Reentry into the Iran deal is a crucial first step for the president-elect December 30, 2020
The head of the International Atomic Energy Agency (IAEA) said that the world has become a more dangerous place partly due to President Donald Trump’s policies, and he urged Mr. Trump’s successor, President Elect Joe Biden, to return to nuclear negotiations with adversaries. IAEA Director General Rafael Mariano Grossi discussed the risks of both Iran and North Korea’s nuclear programs to the world, and said Mr. Trump’s unilateral withdrawal from the international nuclear agreement with Tehran had intensified the danger.
The statement follows the assassination of Iran’s top nuclear scientist, who was killed Novemeber 27th in an alleged assassination that Iran’s foreign minister linked to Israel.
According to Ilan Goldberg and Eric Brewer, “The Iran nuclear deal is one of the most robust and detailed nuclear agreements ever achieved, and when the United States withdrew, the deal was working exactly as designed: Iran’s nuclear program was drastically curtailed, and the U.S. ability to detect any Iranian attempt to build a bomb—should its ambitions ever change—was significantly improved. Most importantly, Iran was adhering to the deal and continues to do so. If the United States re-enters the deal, these benefits will persist.”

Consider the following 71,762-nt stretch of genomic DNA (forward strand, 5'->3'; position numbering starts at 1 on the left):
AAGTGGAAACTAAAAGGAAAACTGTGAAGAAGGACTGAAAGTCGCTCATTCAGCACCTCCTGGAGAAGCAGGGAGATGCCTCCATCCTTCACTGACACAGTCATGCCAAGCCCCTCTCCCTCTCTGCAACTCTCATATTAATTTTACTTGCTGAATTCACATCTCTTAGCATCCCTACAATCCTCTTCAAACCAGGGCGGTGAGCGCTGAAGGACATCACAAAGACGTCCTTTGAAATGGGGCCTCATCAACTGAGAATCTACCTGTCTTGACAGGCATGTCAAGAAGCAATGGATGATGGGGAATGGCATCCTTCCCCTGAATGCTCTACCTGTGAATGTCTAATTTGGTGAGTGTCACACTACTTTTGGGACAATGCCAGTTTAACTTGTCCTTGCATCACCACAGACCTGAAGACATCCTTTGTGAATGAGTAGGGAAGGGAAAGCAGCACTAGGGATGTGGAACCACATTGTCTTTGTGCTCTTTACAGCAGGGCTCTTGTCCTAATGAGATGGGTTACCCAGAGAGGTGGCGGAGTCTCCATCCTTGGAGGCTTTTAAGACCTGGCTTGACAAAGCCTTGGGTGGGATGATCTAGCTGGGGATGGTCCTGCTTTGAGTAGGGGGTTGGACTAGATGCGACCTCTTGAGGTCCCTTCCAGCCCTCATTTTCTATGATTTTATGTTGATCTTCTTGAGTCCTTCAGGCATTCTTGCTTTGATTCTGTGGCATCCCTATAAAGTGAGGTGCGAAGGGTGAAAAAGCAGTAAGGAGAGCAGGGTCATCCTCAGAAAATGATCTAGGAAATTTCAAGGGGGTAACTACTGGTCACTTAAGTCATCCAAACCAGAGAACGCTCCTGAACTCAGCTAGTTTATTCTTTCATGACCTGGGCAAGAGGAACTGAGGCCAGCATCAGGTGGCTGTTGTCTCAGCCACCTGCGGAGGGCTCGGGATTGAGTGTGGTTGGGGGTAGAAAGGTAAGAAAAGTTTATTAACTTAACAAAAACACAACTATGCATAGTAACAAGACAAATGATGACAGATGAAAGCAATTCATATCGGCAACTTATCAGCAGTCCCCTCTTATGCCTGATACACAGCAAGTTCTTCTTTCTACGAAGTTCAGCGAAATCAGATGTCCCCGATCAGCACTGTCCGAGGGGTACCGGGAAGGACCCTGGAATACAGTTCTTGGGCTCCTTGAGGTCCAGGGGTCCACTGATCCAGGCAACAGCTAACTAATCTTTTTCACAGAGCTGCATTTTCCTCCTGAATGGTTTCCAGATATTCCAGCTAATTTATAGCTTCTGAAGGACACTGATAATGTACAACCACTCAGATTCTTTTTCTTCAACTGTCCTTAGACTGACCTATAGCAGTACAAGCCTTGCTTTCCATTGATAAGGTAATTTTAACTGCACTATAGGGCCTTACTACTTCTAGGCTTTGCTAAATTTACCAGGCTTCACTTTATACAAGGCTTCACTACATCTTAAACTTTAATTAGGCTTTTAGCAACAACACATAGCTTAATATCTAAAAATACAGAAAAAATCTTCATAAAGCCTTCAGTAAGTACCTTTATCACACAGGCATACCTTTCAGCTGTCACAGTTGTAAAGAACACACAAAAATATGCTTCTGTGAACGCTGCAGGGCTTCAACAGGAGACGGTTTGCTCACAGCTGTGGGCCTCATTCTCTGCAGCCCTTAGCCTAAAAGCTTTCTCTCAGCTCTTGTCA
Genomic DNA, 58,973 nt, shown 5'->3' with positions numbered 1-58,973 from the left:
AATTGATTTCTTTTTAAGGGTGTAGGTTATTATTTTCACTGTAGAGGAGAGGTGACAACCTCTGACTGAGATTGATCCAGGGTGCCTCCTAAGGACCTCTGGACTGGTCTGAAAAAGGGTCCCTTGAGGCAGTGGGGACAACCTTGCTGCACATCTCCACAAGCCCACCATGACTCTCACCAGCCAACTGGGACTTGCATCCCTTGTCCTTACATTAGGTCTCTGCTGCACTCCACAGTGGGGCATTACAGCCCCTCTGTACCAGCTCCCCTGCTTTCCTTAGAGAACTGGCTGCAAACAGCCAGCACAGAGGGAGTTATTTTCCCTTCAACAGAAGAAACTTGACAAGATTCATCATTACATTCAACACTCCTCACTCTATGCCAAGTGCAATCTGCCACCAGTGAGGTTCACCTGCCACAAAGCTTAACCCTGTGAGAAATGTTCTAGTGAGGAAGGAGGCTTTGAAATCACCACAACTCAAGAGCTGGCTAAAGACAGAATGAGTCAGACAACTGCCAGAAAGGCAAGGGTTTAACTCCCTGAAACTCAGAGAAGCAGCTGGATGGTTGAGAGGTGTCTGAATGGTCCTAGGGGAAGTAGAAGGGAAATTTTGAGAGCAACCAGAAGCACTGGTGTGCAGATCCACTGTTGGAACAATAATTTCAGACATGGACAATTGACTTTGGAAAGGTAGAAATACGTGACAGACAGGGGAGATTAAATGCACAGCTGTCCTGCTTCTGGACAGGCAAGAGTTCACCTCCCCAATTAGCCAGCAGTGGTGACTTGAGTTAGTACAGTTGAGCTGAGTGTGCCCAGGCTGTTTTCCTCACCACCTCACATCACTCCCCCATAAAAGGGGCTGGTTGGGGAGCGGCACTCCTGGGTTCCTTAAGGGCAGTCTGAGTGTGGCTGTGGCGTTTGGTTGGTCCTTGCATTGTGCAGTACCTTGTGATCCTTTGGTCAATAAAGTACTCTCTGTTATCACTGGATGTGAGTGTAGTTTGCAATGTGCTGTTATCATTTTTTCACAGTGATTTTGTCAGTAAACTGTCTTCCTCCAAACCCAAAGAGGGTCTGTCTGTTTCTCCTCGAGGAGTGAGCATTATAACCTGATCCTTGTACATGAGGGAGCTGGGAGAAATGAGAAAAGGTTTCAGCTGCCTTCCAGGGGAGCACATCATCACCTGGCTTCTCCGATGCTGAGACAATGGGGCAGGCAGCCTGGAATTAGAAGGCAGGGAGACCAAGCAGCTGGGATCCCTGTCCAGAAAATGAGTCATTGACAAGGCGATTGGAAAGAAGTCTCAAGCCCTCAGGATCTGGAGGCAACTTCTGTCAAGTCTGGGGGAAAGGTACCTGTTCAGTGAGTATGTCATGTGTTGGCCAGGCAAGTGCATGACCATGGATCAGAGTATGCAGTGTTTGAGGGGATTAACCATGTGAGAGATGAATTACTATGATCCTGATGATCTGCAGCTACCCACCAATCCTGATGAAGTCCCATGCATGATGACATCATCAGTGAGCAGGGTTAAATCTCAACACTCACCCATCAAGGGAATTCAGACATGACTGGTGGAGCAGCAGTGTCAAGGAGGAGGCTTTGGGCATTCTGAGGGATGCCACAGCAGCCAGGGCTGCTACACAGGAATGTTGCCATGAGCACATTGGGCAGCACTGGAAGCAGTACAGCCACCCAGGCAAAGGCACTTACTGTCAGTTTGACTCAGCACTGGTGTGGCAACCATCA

President Trump had apparently considered options to launch a military strike against Iran earlier this year, but appears to have been talked out of it. His aides argued that an attack could quickly lead to a larger war.
The President-elect must find a path for diplomacy with Iran to halt growing tensions. The Iran deal provides a framework agreement that will halt escalation and lead to increased dialogue between the two countries. As both countries struggle with pandemic response, it is vital that we avoid costly escalation and focus our resources on the current global health threat. PSR will continue to monitor movement around the Iran deal and further talks between the next administration and Iran. A return to diplomacy is a needed stepping stone for further progress to ensure we avoid more nuclear weapons proliferation.